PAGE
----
Sihanoukville Rebuilding

 

 

Phnom Penh, Cambodia: Chinese investors’ five-year plan to turn Sihanoukville, a small coastal resort with beautiful beaches, into a gambling mecca rivalling Macao and Las Vegas, was thwarted by a prohibition on internet gambling and the COVID-19 outbreak.

More than 200,000 Chinese workers had to return home.

Casinos were closed, and still-in-progress condo, resort, and tower projects were given up. A media site that supports the government said the remaining skyline is “a stark reminder of botched investments, mostly by Chinese nationals.”

The property market in Cambodia has decreased by as much as 90% recently, according to the country’s Ministry of Economy and Finance.

Like many small private businessmen, Chantha Lach told VOA that he was hoping for better economic circumstances and international investment.

Many Cambodians want the Chinese investor to return due to the appalling home costs. To aid in the market’s recovery, we want the Chinese businesspeople to come home, he said. As a result, Sihanoukville is being cleaned up of more than 1,100 incomplete buildings, and Cambodia is creating an action plan. One option is to increase the indigenous population by thrice to one million, while also making it simpler for foreigners to obtain visas and giving tax breaks to Cambodia’s expanding middle class.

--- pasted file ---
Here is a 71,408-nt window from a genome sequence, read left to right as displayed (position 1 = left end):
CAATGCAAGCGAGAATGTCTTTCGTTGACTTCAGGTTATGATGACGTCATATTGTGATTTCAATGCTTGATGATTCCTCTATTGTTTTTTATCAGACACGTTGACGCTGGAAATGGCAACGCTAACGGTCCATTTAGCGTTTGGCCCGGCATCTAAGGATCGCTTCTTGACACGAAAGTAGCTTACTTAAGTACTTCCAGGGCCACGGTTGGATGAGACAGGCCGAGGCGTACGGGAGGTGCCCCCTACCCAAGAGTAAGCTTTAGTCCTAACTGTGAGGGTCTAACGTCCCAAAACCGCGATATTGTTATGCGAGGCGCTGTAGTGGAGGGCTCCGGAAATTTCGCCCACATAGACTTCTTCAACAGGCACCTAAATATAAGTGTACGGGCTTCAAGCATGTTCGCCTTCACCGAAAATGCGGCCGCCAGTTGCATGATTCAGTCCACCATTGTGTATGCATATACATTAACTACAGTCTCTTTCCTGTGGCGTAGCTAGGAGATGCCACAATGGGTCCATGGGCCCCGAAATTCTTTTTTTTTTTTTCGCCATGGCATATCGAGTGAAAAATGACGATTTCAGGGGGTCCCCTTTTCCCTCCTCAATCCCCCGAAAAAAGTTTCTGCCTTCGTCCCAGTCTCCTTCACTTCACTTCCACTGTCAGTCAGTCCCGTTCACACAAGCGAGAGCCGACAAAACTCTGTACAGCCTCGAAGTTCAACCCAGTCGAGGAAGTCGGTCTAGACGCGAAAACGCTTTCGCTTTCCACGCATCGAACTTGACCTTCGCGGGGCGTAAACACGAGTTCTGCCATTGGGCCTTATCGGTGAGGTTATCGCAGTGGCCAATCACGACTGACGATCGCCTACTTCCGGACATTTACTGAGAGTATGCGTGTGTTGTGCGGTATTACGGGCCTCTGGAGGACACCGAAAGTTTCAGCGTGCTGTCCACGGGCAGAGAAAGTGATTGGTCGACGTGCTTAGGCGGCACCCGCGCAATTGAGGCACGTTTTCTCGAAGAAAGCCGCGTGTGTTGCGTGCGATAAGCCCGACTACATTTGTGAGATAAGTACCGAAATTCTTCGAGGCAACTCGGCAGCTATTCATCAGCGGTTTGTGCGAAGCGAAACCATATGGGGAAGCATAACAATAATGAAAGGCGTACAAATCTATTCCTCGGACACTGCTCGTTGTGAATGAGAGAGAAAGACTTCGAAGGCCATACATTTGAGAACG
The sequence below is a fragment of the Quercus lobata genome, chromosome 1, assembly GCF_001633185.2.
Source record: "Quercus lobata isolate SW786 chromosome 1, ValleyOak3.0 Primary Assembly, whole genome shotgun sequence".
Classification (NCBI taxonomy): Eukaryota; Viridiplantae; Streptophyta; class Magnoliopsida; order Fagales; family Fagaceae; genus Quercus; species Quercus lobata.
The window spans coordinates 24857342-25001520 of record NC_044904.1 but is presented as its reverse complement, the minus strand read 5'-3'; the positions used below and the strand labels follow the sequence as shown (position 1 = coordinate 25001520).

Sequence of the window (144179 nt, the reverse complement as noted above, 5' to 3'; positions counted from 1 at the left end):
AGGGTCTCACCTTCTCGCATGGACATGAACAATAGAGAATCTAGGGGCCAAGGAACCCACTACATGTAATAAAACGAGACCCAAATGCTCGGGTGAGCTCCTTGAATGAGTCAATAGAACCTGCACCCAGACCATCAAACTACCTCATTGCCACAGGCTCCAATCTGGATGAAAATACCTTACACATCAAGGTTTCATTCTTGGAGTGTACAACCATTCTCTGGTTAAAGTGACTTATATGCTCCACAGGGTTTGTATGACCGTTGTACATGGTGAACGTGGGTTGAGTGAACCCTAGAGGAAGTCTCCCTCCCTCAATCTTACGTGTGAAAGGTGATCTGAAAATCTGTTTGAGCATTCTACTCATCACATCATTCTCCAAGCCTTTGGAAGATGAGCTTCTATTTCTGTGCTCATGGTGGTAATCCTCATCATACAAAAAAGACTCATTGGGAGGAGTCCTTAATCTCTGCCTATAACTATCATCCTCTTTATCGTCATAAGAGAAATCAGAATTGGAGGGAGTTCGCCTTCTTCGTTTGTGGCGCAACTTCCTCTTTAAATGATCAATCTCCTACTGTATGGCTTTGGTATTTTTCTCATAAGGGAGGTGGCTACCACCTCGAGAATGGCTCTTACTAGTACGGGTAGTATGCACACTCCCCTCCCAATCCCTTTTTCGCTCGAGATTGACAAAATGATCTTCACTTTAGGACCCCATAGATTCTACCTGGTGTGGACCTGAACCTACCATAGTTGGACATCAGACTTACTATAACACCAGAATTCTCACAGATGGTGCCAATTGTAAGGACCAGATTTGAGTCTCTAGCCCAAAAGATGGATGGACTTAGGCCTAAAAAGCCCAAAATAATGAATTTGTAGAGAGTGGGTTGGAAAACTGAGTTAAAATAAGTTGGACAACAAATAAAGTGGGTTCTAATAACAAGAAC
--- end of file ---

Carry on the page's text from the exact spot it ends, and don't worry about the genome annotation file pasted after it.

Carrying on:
Authorities are also considering giving developers until 2026 to complete any unfinished projects, failing which they would be subject to a demolition order.

One of the main issues is getting these incomplete projects, which are dispersed around Sihanoukville city, ready for construction, said David Totten, general director of the Phnom Penh-based investment company Emerging Markets Consulting. “There must be a process for verifying that, therefore. The speaker pointed out that in other situations, that would mean razing the current structure and starting over from scratch. Totten stated that there are disagreements about who is accountable for what and under what conditions in 50% of the unfinished buildings that have been abandoned or suspended.

“A significant portion of those may have ambiguous ownership, and the legal entities that are the beneficial owners of those projects may no longer exist or be relatively inactive,” he claimed.It will be very difficult to get those properties back from the prior owners.

Investors are gradually returning.

Approximately 30 kilometres east of Sihanoukville, the disputed Ream Naval Base is receiving a substantial refurbishment that is being funded by China. The Chinese government is acting more aggressively on its disputed claims to the South China Sea, and the US is concerned that Beijing’s military presence in Southeast Asia may grow as a result of the project.

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